MDM brings the Pharoah Khufre’s magnificent tomb to dimensional life with a new silver pyramidal coin

The pyramids on the Giza plateau in Egypt are rightfully considered wonders of human ingenuity, which have for thousands of years evoked a sense of awe in those that have seen them. That these structures, and the civilisation that erected them, have been a staple of the numismatic world for years, should come as no surprise. There have been some beautiful modern coin issue on the subject, employing some of the best producers in the business, but new and interesting issues are still possible. Like this one.

Dimensional coins have become more common as minting technology has improved. Such issues as Numiscollect’s new range have showcased Egyptian art, and the Mint of Poland had a geometric dimensional pyramidal coin on the market back in 2014, but MDM have incorporated many of the new advances to make their own addition to the genre. This one is also basiclly pyramidal in shape, but is covered with high-relief detail.

To start at the top, the gilded area on the coin isn’t a random placement, but coincides with the remaining section of the pyramid face still covered with original casing stones. A nice touch. Below that and under an antique finish, are some depicted elements associated with it. One face has the head of the Sphinx, another the god Anubis, another the god Ra, and the last, the Pharoah Khafre himself. Each pops from its face in high relief, with the background covered in Egyptian iconography and a view of the pyramid.

The base of the coin has more hieroglyphic imagery on it, with the coat of arms of Djibouti at the centre. This is also antique finished. Packaging comprises of a gold-coloured pyramid box covered in icons and suits it well. It weighs in at five ounces of fine silver, and is around 36 mm in size. The mintage is set at 750 pieces. A very nice piece indeed, with a carefully thought out design and a fine implementation. A coin that any budding Egyptologist would love to have in their collections. Available to order now, it should ship in November.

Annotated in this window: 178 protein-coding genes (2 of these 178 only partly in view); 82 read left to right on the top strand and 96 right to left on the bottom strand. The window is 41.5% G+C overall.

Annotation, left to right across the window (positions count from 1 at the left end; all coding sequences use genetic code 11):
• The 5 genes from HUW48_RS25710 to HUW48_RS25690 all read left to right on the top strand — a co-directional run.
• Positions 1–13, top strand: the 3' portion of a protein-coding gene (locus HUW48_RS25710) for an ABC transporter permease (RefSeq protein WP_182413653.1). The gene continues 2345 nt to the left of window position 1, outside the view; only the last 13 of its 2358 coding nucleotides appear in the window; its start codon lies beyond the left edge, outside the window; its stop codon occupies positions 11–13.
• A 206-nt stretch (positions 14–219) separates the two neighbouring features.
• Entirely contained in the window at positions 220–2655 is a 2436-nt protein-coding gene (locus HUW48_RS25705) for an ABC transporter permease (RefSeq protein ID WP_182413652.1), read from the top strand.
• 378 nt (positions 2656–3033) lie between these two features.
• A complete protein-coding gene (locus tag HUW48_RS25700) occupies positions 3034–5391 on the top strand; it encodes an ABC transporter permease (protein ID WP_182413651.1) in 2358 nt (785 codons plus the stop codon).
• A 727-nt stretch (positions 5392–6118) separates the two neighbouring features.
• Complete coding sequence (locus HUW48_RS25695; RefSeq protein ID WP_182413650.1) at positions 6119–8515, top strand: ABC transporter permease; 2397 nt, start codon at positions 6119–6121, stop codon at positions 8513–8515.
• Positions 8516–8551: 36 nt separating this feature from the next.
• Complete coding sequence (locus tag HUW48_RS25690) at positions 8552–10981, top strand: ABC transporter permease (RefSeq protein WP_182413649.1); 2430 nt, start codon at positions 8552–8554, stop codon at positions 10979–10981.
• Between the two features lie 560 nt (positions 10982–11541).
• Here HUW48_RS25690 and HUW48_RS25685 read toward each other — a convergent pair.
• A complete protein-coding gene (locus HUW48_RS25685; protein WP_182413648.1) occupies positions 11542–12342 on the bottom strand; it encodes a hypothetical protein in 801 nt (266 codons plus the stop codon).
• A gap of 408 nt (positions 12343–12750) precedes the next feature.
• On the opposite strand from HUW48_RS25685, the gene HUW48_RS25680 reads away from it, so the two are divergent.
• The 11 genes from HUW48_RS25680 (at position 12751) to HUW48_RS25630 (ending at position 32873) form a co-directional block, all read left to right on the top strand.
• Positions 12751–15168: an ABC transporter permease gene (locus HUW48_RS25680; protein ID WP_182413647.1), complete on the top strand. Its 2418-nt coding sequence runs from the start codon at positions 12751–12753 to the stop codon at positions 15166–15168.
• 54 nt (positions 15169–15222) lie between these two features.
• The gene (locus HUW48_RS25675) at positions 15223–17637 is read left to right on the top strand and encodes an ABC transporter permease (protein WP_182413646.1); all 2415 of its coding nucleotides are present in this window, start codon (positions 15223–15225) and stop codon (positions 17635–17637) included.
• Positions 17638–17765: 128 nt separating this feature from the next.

It is Khufu’s pyramid that has attracted the most attention, but that does nothing to diminish the structure built to house the earthly remains of the Pharoah Khafre – the second biggest pyramid at Giza. Ruling from 2558 to 2532 BCE in the Fourth Dynasty, Khafre was actually Khufu’s son and there is some concensus amongst archaeologists that the iconic Sphinx was built for him. He was described by the Greek historians Herodotus and Diodorus as a ‘cruel and heretical ruler’, but they were writing 2,0o0 years later, so hardly a definitive view.

The pyramid is 215.5 m along its base and stands 136.4 m in height, rising at a 53° 13′ angle, which is slightly steeper than its bigger relative. Because the bedrock underneath the pyramid is 10 m higher, it seems to be taller than the Khufu pyramid, perhaps a way to appear bigger without actually being so.

Like most Ancient Egyptian tombs, this one was looted in antiquity, likely in the First Intermediate Period around 300 years later. Even Rameses II ordered some casing stones taken from the pyramid to help build his temple in Heliopolis. The bulk of the rest were apparently still in place in the mid-17th century, but are gone now.The pyramid is built of horizontal courses with larger stones at the bottom, becoming smaller as it rises. The base level of casing stones were built of pink granite, transitioning to Tula limestone above that. The top third is still in place today, although the pyramidion is missing.

There are two entrances to the pyramid, one opening over 11.5 m above ground level, and the other at the base. Both are offest around 12 m to the east of the centreline, with the upper one being formed as the pyramid was built, and the lower one being carved into the bedrock. The reason for the offset is not known, but it may be that the original design was for a larger pyramid that could have dwarfed Khufu’s.

The burial chamber was carved out of a pit in the bedrock, and was 14.15 x 5 m in size, orientated east-west. The sarcophagus was carved out of a solid block of granite and sat in a pit in the floor. Despite that, there are no inscriptions anywhere within, and it has been argued that Khafre was never actually interred in the pyramid.

DENOMINATION 250 Francs (Djibouti)
COMPOSITION 0.999 silver
WEIGHT 155.5 grams
DIMENSIONS 36 x 36 x 30.2 mm
FINISH Antique
MODIFICATIONS Fully dimensional, gilding
BOX / C.O.A. Yes / Yes